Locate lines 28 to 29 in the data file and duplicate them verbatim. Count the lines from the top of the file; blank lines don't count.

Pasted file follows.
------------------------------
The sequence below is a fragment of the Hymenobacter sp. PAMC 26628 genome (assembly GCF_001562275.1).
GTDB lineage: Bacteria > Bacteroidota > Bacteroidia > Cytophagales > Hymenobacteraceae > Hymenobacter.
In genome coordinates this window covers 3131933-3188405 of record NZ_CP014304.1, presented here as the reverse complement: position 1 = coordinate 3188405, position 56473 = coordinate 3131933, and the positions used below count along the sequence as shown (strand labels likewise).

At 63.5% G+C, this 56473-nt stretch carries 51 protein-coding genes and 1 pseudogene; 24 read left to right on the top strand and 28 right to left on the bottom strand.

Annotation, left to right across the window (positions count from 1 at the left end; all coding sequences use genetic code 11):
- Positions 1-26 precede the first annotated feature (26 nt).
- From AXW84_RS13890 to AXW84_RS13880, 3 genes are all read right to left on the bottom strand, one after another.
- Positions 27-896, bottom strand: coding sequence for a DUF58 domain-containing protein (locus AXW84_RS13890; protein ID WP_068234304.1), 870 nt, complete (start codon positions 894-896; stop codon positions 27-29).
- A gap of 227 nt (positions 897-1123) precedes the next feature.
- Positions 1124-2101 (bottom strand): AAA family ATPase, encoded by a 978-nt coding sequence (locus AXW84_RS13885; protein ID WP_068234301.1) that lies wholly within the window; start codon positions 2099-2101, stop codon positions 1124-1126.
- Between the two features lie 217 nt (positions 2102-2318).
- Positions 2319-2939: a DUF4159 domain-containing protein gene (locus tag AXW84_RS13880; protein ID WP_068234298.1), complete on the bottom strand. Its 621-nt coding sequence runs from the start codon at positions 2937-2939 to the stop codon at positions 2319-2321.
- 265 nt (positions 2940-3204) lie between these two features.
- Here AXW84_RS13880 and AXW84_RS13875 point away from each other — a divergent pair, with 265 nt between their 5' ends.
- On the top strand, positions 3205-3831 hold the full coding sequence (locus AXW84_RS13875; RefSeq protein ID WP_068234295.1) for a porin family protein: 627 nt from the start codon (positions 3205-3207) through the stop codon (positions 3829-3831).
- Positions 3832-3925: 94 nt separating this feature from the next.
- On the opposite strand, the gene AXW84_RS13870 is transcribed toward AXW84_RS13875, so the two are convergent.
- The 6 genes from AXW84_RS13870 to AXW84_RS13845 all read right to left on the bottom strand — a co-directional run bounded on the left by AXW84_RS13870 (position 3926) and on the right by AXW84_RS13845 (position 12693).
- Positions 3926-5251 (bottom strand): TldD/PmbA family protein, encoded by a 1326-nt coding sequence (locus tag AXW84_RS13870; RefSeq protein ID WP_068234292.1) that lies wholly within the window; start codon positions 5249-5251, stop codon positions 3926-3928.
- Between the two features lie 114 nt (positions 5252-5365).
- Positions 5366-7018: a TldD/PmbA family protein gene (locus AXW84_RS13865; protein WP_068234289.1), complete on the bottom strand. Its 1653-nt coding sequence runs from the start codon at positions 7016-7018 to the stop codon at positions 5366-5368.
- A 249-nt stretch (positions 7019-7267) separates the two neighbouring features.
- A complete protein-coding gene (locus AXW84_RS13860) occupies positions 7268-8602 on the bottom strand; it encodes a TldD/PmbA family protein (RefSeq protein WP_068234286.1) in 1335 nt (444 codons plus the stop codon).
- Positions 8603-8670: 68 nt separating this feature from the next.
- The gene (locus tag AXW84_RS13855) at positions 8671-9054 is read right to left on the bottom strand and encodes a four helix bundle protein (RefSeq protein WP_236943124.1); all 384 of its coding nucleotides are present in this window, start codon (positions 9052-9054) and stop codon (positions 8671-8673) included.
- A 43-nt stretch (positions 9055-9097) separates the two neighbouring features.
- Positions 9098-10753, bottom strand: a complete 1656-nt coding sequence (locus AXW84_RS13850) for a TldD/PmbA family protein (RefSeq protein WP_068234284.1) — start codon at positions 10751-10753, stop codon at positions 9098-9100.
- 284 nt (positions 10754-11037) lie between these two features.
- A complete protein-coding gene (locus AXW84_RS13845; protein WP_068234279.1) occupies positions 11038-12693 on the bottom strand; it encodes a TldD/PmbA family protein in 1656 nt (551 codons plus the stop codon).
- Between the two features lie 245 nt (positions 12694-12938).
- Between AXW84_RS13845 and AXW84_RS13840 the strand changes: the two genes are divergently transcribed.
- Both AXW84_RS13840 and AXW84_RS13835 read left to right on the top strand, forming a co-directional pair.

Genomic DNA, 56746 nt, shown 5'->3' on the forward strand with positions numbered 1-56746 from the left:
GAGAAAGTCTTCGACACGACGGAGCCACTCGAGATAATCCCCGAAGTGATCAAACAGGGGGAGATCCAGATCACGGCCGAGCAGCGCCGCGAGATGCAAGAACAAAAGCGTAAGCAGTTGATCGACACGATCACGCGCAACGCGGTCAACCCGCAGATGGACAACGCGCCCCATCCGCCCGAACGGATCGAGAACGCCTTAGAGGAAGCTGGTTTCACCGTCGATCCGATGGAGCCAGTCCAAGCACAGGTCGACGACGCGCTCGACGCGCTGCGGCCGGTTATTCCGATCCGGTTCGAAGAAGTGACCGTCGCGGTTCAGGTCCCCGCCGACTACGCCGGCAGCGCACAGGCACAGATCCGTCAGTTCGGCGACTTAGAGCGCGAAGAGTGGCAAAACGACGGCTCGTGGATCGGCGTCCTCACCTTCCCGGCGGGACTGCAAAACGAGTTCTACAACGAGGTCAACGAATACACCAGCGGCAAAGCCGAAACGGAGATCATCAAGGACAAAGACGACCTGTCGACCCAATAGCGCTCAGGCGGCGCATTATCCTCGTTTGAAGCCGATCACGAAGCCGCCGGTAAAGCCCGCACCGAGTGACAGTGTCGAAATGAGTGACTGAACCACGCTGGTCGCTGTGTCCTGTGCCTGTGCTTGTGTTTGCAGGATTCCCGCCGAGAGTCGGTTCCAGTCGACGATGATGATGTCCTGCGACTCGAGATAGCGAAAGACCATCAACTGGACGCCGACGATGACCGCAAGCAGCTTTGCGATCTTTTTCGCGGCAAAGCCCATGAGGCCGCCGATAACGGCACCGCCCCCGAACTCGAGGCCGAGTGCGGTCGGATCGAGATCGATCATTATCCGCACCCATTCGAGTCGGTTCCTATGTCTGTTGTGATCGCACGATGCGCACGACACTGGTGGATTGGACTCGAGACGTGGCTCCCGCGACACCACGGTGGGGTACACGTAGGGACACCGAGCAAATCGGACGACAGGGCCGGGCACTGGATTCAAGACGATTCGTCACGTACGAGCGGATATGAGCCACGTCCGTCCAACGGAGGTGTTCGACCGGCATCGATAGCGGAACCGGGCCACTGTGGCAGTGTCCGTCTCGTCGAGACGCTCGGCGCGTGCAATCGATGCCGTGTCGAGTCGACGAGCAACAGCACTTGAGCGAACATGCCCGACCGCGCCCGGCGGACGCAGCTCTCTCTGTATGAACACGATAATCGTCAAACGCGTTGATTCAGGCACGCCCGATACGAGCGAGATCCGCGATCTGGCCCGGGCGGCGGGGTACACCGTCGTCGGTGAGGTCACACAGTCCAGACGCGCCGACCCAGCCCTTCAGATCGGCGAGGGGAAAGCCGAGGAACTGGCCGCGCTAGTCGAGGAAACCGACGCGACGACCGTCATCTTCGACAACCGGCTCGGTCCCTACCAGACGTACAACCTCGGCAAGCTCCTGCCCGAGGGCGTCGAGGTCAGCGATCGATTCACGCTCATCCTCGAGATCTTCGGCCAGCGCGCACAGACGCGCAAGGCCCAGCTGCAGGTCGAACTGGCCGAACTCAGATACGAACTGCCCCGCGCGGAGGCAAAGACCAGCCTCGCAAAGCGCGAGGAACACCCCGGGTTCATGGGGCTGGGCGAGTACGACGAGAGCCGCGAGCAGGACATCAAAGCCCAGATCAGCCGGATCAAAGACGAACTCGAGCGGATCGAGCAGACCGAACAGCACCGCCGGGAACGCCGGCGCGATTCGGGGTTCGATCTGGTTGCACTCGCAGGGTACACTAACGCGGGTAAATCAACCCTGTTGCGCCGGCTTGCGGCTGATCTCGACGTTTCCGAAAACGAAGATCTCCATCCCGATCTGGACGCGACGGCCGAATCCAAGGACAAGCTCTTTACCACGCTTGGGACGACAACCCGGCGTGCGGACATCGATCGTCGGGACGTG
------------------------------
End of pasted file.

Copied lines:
- 284 nt (positions 10754-11037) lie between these two features.
- A complete protein-coding gene (locus AXW84_RS13845; protein WP_068234279.1) occupies positions 11038-12693 on the bottom strand; it encodes a TldD/PmbA family protein in 1656 nt (551 codons plus the stop codon).